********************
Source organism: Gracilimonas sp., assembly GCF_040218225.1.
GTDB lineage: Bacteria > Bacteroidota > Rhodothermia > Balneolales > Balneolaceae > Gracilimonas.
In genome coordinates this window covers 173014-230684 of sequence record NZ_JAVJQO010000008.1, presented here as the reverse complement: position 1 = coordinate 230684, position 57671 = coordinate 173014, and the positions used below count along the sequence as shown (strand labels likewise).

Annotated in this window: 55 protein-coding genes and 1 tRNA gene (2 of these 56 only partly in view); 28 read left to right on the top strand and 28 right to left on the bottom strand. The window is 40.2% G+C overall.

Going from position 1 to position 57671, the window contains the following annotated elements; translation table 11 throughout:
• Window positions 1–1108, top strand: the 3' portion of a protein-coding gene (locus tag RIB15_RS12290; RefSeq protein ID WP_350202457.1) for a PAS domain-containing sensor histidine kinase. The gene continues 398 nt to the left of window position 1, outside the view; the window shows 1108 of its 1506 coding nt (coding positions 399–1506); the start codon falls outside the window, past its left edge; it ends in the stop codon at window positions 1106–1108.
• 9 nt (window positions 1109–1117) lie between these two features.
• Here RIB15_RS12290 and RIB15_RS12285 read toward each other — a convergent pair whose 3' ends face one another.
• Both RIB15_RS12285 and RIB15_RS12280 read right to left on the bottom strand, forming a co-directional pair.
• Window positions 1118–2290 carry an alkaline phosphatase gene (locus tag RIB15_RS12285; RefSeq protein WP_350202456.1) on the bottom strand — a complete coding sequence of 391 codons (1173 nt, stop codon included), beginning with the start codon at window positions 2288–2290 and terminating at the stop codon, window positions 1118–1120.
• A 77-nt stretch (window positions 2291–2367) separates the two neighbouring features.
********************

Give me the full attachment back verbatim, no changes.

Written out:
Source organism: Gracilimonas sp., assembly GCF_040218225.1.
GTDB lineage: Bacteria > Bacteroidota > Rhodothermia > Balneolales > Balneolaceae > Gracilimonas.
In genome coordinates this window covers 173014-230684 of sequence record NZ_JAVJQO010000008.1, presented here as the reverse complement: position 1 = coordinate 230684, position 57671 = coordinate 173014, and the positions used below count along the sequence as shown (strand labels likewise).

Annotated in this window: 55 protein-coding genes and 1 tRNA gene (2 of these 56 only partly in view); 28 read left to right on the top strand and 28 right to left on the bottom strand. The window is 40.2% G+C overall.

Going from position 1 to position 57671, the window contains the following annotated elements; translation table 11 throughout:
• Window positions 1–1108, top strand: the 3' portion of a protein-coding gene (locus tag RIB15_RS12290; RefSeq protein ID WP_350202457.1) for a PAS domain-containing sensor histidine kinase. The gene continues 398 nt to the left of window position 1, outside the view; the window shows 1108 of its 1506 coding nt (coding positions 399–1506); the start codon falls outside the window, past its left edge; it ends in the stop codon at window positions 1106–1108.
• 9 nt (window positions 1109–1117) lie between these two features.
• Here RIB15_RS12290 and RIB15_RS12285 read toward each other — a convergent pair whose 3' ends face one another.
• Both RIB15_RS12285 and RIB15_RS12280 read right to left on the bottom strand, forming a co-directional pair.
• Window positions 1118–2290 carry an alkaline phosphatase gene (locus tag RIB15_RS12285; RefSeq protein WP_350202456.1) on the bottom strand — a complete coding sequence of 391 codons (1173 nt, stop codon included), beginning with the start codon at window positions 2288–2290 and terminating at the stop codon, window positions 1118–1120.
• A 77-nt stretch (window positions 2291–2367) separates the two neighbouring features.